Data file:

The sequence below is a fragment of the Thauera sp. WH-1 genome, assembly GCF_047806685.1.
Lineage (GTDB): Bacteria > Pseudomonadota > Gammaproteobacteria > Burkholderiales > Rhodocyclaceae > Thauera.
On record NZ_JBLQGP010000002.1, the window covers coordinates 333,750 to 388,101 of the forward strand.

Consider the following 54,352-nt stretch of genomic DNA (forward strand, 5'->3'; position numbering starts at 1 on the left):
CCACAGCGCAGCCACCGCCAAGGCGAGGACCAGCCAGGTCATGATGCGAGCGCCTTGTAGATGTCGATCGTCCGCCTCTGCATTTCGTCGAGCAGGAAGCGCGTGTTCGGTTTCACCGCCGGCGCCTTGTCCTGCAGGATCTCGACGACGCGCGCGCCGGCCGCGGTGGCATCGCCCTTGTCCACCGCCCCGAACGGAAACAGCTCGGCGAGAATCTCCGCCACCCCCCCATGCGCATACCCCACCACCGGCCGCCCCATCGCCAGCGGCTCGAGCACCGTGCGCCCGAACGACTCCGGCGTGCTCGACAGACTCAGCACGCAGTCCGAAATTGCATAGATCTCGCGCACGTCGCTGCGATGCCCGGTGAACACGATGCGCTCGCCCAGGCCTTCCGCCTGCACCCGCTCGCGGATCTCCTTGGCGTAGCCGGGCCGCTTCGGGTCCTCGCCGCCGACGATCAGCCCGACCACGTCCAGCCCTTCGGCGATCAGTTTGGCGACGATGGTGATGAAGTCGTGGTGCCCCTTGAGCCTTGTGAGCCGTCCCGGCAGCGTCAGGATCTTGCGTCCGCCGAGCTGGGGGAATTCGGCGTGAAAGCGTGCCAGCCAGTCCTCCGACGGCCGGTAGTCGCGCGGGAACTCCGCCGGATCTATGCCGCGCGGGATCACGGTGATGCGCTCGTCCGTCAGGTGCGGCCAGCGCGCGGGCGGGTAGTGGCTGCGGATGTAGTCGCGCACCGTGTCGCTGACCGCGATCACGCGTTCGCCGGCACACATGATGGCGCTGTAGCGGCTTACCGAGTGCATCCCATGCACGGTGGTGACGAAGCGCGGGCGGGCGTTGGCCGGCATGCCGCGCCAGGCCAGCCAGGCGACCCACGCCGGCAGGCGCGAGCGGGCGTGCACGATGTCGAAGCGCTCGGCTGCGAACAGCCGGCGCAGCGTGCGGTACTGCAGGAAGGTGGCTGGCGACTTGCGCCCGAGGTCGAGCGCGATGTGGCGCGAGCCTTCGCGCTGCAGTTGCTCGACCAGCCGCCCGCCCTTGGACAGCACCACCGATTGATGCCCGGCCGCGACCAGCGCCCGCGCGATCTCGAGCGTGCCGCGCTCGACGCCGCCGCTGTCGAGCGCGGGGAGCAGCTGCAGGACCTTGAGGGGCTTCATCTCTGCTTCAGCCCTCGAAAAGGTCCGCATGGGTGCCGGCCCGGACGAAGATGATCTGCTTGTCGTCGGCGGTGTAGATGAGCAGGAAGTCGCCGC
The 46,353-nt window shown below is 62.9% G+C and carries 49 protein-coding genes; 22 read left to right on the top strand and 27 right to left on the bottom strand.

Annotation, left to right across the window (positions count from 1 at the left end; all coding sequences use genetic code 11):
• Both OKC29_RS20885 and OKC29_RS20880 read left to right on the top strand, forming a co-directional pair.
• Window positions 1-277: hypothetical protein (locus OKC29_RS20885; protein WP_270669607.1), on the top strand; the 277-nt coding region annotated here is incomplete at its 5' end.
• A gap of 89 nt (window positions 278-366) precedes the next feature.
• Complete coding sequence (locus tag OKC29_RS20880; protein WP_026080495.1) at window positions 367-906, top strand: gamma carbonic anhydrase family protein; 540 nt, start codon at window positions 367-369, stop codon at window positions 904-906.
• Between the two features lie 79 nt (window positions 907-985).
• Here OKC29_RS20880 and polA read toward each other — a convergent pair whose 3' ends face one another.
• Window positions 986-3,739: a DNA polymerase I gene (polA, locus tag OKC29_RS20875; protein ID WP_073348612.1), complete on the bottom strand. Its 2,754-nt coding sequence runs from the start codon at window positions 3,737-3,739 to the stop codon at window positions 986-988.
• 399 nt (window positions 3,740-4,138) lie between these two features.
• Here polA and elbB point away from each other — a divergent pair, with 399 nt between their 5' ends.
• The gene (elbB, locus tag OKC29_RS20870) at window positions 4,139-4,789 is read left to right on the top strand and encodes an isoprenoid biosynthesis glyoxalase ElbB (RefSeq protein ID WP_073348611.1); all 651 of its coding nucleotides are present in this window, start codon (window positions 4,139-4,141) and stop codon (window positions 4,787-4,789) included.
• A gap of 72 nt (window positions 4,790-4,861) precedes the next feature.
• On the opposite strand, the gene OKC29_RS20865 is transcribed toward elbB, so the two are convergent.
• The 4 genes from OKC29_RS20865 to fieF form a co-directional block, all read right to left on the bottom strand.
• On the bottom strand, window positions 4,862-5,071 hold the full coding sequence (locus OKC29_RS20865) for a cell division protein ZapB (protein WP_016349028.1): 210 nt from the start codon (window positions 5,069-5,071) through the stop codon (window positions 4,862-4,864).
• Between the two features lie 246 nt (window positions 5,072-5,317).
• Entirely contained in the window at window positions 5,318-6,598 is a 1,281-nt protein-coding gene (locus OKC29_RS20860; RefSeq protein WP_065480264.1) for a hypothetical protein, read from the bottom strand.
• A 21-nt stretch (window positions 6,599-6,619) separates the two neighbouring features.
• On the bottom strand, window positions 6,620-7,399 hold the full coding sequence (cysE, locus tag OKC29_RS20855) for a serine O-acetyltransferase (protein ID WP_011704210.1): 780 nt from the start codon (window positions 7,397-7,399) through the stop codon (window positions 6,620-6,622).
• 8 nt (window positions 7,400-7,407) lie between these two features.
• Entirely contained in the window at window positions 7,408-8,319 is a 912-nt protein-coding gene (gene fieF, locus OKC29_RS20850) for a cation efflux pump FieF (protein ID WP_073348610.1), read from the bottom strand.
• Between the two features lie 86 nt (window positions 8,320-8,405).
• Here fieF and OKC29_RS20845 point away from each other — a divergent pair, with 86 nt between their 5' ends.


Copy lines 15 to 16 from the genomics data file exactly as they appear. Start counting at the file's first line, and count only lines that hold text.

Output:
• 399 nt (window positions 3,740-4,138) lie between these two features.
• Here polA and elbB point away from each other — a divergent pair, with 399 nt between their 5' ends.